Allergic contact dermatitis - Cellulitis
Contact dermatitis presents as either allergic or irritant in etiology. While irritant contact dermatitis represents the direct toxic effect of an offending agent on the skin, allergic contact dermatitis (ACD) represents a delayed-type (type IV) hypersensitivity reaction that occurs when allergens activate antigen-specific T cells in a sensitized individual. Consequently, whereas irritant contact dermatitis can occur after one exposure to the offending agent, ACD typically requires repeat exposures before an allergic response is noted. ACD can occur 24-48 hours after exposure to the offending agent.
Contact dermatitis can demonstrate well-demarcated borders, suggestive of an "outside job" or external contact. It can also present as a systemic contact reaction with widespread lesions when the offending agent is ingested or present in an implanted device. ACD can occur in reaction to topical agents, ingested agents, implanted biomedical devices, and airborne materials.
The intense erythema and sharply demarcated plaques of contact dermatitis are easy to confuse with cellulitis or erysipelas, especially when vesiculation and bullae formation take place. Differentiating features include the presence of pruritus (often extreme) in contact dermatitis versus the skin warmth and spreading erythema of a soft tissue infection. A detailed allergen exposure history should be elicited.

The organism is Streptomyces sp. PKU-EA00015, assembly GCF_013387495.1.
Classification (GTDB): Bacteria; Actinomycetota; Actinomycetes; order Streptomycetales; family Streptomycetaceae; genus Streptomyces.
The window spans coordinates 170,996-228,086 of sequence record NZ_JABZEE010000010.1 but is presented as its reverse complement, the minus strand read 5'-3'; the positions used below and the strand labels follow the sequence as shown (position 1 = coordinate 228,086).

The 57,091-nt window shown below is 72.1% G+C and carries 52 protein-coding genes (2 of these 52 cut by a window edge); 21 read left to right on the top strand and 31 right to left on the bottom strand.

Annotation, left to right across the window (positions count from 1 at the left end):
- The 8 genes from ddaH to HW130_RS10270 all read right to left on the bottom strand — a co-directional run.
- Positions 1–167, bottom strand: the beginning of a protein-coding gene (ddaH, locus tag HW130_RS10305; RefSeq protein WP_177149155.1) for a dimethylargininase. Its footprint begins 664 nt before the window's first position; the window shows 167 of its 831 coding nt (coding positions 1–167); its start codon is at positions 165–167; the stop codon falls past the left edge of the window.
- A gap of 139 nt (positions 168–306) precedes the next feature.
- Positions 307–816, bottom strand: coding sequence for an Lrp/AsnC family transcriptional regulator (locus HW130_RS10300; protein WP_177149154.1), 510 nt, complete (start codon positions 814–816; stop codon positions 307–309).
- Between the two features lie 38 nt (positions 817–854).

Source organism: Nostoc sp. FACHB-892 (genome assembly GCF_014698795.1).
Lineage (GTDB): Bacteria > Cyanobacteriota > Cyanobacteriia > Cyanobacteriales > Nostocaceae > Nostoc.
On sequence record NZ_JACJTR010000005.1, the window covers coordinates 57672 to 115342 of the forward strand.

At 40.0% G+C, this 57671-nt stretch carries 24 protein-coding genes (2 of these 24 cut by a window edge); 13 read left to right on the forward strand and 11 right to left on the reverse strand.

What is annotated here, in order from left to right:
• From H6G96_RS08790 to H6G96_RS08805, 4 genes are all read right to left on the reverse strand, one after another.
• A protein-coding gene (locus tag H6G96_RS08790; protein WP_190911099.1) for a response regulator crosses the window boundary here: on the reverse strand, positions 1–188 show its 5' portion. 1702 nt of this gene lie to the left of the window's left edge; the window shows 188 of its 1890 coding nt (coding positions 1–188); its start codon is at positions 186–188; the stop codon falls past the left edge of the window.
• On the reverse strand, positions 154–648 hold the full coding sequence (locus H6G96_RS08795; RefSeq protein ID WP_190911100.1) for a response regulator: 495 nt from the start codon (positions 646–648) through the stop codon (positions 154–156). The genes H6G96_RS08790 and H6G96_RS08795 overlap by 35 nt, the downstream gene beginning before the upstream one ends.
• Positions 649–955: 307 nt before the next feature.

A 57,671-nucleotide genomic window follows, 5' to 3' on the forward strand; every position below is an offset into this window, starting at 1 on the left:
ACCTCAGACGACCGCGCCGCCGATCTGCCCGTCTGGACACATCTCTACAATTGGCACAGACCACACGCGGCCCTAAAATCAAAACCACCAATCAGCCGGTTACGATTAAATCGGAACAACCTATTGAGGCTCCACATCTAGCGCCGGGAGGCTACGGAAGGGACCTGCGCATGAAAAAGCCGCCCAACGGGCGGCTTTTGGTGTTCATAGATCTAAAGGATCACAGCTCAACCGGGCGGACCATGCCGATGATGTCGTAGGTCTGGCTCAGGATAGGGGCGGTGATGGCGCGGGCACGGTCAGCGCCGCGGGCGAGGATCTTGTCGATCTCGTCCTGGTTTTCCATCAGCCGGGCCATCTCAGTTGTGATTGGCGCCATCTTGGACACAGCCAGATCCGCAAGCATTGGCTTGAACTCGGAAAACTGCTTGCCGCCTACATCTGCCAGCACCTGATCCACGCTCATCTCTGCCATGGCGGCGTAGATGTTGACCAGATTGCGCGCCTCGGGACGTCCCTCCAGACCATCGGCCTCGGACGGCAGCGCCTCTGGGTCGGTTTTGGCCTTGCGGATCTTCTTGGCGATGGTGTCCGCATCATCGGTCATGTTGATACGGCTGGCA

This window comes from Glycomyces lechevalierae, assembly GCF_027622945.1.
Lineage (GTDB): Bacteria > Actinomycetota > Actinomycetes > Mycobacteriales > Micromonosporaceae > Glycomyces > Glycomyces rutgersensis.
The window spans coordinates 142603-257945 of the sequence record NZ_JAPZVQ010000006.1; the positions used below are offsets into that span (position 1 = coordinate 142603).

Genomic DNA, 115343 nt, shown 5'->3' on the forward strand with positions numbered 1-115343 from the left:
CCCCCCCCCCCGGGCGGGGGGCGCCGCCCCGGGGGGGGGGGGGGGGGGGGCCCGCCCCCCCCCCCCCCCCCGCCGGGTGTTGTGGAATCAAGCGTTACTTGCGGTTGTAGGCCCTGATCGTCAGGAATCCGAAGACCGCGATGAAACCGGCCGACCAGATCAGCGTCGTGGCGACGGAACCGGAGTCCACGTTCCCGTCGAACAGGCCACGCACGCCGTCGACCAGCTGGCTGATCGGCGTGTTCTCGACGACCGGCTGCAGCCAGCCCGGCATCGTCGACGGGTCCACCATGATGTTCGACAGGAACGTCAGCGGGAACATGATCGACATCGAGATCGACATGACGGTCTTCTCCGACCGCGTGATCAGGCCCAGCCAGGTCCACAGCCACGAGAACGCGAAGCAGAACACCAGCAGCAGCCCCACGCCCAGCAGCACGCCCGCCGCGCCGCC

L23.9 – Allergic contact dermatitis, unspecified cause
40275004 – Contact dermatitis
- Stasis dermatitis
- Cellulitis – Plaque margins in cellulitis are often less distinct than those of contact dermatitis. The plaques of contact dermatitis are sharply demarcated and frequently take on bizarre geometric shapes and patterns.
- Atopic dermatitis
- Irritant contact dermatitis
- Nummular dermatitis (nummular eczema)
- Insect bite reaction
- Tinea corporis
- Lichen simplex chronicus
- Cutaneous T-cell lymphoma / mycosis fungoides – If an adult patient has persistent "eczema" that is not adequately responding to therapy, this entity should be ruled out with skin biopsies.
- Herpes simplex virus infection
- Sweet syndrome
- Necrobiosis lipoidica
- Erythema nodosum
- Pretibial myxedema
- Fixed drug eruption
- Eosinophilic cellulitis
- Lyme disease
Last Updated: 02/14/2018